Fragments of a Buk anti-aircraft missile have been found in the bodies of victims of the Malaysian Airlines Flight 17 disaster in eastern Ukraine, an investigator has said.
Vasyl Vovk, a senior officer of the Ukrainian Security Service (SBU) who headed the Ukrainian contribution to the joint investigation into the disaster, said the fragments found amongst the aircraft wreckage and in victims' bodies matched parts from two Buk missiles that investigators dismantled for comparison.
"The fragments found in the bodies of the victims and the remains of the aircraft, are elements that resemble the samples from Buks given to experts for comparative research," Vovk told Dutch news site NOS.
The comments come just a week before the Dutch-led air safety investigation releases its report into the causes of the disaster on October 13.
MH17 was en route from Amsterdam to Kuala Lumpa when it was destroyed over eastern Ukraine on July 17, 2014.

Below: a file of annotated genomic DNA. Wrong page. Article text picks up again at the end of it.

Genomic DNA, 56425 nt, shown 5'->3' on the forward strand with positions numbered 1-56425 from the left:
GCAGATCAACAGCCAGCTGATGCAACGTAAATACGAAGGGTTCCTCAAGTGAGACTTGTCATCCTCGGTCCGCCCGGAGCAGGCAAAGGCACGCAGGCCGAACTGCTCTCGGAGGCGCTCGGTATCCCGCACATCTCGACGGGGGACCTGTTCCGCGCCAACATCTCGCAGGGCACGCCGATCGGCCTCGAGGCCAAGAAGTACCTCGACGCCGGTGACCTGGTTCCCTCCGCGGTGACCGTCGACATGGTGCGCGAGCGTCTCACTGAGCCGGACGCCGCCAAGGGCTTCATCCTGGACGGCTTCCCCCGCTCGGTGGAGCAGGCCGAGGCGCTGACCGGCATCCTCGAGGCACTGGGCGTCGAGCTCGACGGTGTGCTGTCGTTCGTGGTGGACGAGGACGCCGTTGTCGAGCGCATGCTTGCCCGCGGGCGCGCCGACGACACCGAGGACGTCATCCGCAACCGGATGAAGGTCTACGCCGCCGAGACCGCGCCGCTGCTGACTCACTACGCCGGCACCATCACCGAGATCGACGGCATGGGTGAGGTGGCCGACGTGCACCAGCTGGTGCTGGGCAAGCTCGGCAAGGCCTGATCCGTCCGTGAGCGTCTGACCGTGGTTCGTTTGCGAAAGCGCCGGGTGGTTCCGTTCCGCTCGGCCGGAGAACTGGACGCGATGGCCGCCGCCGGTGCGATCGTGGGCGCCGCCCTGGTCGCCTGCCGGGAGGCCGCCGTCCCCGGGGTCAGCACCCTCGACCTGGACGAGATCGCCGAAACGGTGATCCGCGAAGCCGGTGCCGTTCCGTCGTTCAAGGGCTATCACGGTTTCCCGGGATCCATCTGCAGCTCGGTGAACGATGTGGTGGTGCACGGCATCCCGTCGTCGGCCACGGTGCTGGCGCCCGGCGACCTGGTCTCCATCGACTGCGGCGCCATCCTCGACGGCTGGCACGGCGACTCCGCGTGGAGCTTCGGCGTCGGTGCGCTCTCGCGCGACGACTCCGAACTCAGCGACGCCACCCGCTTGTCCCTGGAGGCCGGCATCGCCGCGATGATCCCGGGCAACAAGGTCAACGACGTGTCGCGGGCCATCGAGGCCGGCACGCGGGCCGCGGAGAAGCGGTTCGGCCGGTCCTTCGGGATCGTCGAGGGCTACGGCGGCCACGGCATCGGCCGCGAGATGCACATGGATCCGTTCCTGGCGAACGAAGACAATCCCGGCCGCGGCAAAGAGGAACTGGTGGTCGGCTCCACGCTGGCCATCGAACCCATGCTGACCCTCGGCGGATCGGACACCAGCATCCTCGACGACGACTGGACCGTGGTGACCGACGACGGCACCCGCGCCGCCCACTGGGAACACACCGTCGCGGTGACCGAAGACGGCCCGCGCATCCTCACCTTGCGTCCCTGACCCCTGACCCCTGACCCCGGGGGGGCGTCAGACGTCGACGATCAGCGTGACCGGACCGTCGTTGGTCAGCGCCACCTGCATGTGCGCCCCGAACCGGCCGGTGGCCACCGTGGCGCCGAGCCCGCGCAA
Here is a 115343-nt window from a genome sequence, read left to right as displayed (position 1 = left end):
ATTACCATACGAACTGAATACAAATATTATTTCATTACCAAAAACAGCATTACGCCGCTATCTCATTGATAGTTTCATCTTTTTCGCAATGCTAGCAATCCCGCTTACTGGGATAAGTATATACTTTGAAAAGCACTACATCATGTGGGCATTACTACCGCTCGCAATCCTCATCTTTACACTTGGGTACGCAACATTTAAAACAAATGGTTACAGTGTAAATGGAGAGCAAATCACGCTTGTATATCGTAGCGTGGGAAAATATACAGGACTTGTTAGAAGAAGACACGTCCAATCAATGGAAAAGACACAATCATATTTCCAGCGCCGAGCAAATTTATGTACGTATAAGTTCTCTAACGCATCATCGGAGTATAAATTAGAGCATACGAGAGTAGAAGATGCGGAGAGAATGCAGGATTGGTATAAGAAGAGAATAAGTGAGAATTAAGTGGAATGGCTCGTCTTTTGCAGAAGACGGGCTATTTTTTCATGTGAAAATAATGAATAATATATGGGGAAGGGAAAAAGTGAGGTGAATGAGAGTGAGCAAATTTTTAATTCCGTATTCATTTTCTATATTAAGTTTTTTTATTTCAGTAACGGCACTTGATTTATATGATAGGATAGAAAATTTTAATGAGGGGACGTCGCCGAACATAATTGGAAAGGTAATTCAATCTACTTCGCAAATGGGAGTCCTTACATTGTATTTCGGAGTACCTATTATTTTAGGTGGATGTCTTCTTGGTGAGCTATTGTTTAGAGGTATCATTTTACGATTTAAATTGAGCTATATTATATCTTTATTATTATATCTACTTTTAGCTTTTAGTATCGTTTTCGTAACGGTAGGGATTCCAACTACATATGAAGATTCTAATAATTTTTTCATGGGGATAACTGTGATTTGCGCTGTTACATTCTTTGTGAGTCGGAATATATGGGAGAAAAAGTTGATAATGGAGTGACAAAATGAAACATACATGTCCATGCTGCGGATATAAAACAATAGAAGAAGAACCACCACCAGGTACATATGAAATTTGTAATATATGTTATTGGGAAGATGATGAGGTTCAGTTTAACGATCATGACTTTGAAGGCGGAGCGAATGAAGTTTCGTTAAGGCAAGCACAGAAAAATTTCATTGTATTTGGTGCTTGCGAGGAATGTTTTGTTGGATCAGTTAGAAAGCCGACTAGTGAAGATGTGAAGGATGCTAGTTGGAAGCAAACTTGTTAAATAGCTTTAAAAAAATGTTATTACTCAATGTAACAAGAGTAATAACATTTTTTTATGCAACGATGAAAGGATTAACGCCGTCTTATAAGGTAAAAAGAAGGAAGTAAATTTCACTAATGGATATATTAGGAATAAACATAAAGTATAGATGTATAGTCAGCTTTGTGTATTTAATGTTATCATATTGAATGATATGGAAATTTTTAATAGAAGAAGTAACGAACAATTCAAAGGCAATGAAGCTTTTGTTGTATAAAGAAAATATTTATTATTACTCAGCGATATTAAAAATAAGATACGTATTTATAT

All 298 passengers and crew on board the Boeing 777 were killed, including 10 Britons.
Western governments have accused Russian-backed separatists of shooting down the airliner with a Buk SA-11 missile after mistaking it for a Ukrainian military aircraft.
The separatists and the Russian Government have in turn blamed Ukraine for the disaster, saying it was downed either by a Ukrainian Buk missile or a fighter jet.
An investigation by the Daily Telegraph earlier this year found strong evidence that separatists had been operating a Buk missile launcher in the area of the crash on the day MH17 was downed.
Investigators have previously said that shoot down by an anti-aircraft missile is considered a leading theory, but have not publicly ruled out other possible causes of the disaster.
An intermediate report published in September concluded only that the Boeing's fuselage had been penetrated by "multiple high-energy objects" - a type of damage consistent with the cloud of shrapnel sent out by a Buk warhead, but not unique to it.
A joint international investigation led by the Dutch Safety Board is due to release its full report into the causes of the crash.
A separate criminal investigation, led by Dutch detectives and including teams from Australia, Belgium, Malaysia, and Ukraine, is not expected to report before the new year.
The criminal investigation is expected to present a dossier of evidence to prosecute charges of murder and possibly warcrimes.
Russia in July vetoed a proposal to create a United Nations tribunal consider the evidence presented by the joint criminal investigation, saying such a move was "premature" and citing concerns about the impartiality of the investigation.